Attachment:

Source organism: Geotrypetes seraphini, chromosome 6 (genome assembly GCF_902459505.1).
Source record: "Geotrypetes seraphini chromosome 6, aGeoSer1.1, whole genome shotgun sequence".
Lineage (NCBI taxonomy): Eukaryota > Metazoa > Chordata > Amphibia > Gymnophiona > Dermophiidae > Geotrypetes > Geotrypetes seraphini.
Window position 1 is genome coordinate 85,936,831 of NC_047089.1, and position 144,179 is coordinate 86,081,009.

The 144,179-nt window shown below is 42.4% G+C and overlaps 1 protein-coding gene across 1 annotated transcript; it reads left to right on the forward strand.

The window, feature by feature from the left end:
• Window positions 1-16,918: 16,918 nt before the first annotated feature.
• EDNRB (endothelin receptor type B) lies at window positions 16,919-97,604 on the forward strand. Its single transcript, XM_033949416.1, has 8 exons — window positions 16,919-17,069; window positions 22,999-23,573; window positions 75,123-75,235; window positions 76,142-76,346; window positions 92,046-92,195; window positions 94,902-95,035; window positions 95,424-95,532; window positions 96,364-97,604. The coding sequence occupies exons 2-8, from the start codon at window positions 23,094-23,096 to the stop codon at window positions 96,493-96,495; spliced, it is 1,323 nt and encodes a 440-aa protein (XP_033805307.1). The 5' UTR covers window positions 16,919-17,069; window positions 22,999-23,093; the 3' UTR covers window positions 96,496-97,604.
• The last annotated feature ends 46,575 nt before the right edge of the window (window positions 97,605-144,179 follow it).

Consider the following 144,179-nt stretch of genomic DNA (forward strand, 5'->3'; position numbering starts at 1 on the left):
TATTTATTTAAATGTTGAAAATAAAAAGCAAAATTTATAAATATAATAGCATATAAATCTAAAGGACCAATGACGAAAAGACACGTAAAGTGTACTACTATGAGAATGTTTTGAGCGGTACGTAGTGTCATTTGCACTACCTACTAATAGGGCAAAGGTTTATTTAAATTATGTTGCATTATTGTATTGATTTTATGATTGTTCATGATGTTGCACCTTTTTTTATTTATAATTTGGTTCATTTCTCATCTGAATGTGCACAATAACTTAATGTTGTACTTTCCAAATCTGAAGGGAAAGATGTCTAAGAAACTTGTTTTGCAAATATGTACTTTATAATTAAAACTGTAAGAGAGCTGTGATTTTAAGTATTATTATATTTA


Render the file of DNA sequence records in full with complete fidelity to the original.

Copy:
Source organism: Geotrypetes seraphini, chromosome 6 (genome assembly GCF_902459505.1).
Source record: "Geotrypetes seraphini chromosome 6, aGeoSer1.1, whole genome shotgun sequence".
Lineage (NCBI taxonomy): Eukaryota > Metazoa > Chordata > Amphibia > Gymnophiona > Dermophiidae > Geotrypetes > Geotrypetes seraphini.
Window position 1 is genome coordinate 85,936,831 of NC_047089.1, and position 144,179 is coordinate 86,081,009.

The 144,179-nt window shown below is 42.4% G+C and overlaps 1 protein-coding gene across 1 annotated transcript; it reads left to right on the forward strand.

The window, feature by feature from the left end:
• Window positions 1-16,918: 16,918 nt before the first annotated feature.
• EDNRB (endothelin receptor type B) lies at window positions 16,919-97,604 on the forward strand. Its single transcript, XM_033949416.1, has 8 exons — window positions 16,919-17,069; window positions 22,999-23,573; window positions 75,123-75,235; window positions 76,142-76,346; window positions 92,046-92,195; window positions 94,902-95,035; window positions 95,424-95,532; window positions 96,364-97,604. The coding sequence occupies exons 2-8, from the start codon at window positions 23,094-23,096 to the stop codon at window positions 96,493-96,495; spliced, it is 1,323 nt and encodes a 440-aa protein (XP_033805307.1). The 5' UTR covers window positions 16,919-17,069; window positions 22,999-23,093; the 3' UTR covers window positions 96,496-97,604.
• The last annotated feature ends 46,575 nt before the right edge of the window (window positions 97,605-144,179 follow it).

Consider the following 144,179-nt stretch of genomic DNA (forward strand, 5'->3'; position numbering starts at 1 on the left):
TATTTATTTAAATGTTGAAAATAAAAAGCAAAATTTATAAATATAATAGCATATAAATCTAAAGGACCAATGACGAAAAGACACGTAAAGTGTACTACTATGAGAATGTTTTGAGCGGTACGTAGTGTCATTTGCACTACCTACTAATAGGGCAAAGGTTTATTTAAATTATGTTGCATTATTGTATTGATTTTATGATTGTTCATGATGTTGCACCTTTTTTTATTTATAATTTGGTTCATTTCTCATCTGAATGTGCACAATAACTTAATGTTGTACTTTCCAAATCTGAAGGGAAAGATGTCTAAGAAACTTGTTTTGCAAATATGTACTTTATAATTAAAACTGTAAGAGAGCTGTGATTTTAAGTATTATTATATTTA